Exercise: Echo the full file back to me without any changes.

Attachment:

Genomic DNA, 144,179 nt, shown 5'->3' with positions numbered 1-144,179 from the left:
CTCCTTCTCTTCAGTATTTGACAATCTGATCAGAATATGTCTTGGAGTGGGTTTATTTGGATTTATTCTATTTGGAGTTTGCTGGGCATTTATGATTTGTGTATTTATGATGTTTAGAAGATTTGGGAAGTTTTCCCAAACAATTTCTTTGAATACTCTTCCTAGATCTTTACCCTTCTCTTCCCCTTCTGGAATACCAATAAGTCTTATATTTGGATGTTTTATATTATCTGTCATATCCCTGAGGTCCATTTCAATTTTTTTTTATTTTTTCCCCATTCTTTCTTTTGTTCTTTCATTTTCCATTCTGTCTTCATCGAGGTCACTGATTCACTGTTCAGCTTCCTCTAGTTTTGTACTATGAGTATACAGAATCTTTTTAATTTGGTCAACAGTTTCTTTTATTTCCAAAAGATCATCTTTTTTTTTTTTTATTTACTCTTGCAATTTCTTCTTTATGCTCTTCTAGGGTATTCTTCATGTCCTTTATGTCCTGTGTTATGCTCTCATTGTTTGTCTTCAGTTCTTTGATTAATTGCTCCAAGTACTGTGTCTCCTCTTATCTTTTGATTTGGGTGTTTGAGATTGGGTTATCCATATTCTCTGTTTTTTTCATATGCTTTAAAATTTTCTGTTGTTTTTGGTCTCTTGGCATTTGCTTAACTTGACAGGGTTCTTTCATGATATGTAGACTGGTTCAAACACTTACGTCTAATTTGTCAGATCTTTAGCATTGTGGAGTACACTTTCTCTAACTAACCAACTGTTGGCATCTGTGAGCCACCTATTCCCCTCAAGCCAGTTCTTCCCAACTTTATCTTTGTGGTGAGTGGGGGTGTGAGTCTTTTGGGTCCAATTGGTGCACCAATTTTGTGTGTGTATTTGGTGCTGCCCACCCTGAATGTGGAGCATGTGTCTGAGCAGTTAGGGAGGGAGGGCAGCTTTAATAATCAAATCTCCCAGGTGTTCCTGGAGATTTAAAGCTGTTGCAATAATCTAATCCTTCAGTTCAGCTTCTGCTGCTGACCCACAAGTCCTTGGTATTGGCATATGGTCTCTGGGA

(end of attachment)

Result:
Genomic DNA, 144,179 nt, shown 5'->3' with positions numbered 1-144,179 from the left:
CTCCTTCTCTTCAGTATTTGACAATCTGATCAGAATATGTCTTGGAGTGGGTTTATTTGGATTTATTCTATTTGGAGTTTGCTGGGCATTTATGATTTGTGTATTTATGATGTTTAGAAGATTTGGGAAGTTTTCCCAAACAATTTCTTTGAATACTCTTCCTAGATCTTTACCCTTCTCTTCCCCTTCTGGAATACCAATAAGTCTTATATTTGGATGTTTTATATTATCTGTCATATCCCTGAGGTCCATTTCAATTTTTTTTTATTTTTTCCCCATTCTTTCTTTTGTTCTTTCATTTTCCATTCTGTCTTCATCGAGGTCACTGATTCACTGTTCAGCTTCCTCTAGTTTTGTACTATGAGTATACAGAATCTTTTTAATTTGGTCAACAGTTTCTTTTATTTCCAAAAGATCATCTTTTTTTTTTTTTATTTACTCTTGCAATTTCTTCTTTATGCTCTTCTAGGGTATTCTTCATGTCCTTTATGTCCTGTGTTATGCTCTCATTGTTTGTCTTCAGTTCTTTGATTAATTGCTCCAAGTACTGTGTCTCCTCTTATCTTTTGATTTGGGTGTTTGAGATTGGGTTATCCATATTCTCTGTTTTTTTCATATGCTTTAAAATTTTCTGTTGTTTTTGGTCTCTTGGCATTTGCTTAACTTGACAGGGTTCTTTCATGATATGTAGACTGGTTCAAACACTTACGTCTAATTTGTCAGATCTTTAGCATTGTGGAGTACACTTTCTCTAACTAACCAACTGTTGGCATCTGTGAGCCACCTATTCCCCTCAAGCCAGTTCTTCCCAACTTTATCTTTGTGGTGAGTGGGGGTGTGAGTCTTTTGGGTCCAATTGGTGCACCAATTTTGTGTGTGTATTTGGTGCTGCCCACCCTGAATGTGGAGCATGTGTCTGAGCAGTTAGGGAGGGAGGGCAGCTTTAATAATCAAATCTCCCAGGTGTTCCTGGAGATTTAAAGCTGTTGCAATAATCTAATCCTTCAGTTCAGCTTCTGCTGCTGACCCACAAGTCCTTGGTATTGGCATATGGTCTCTGGGA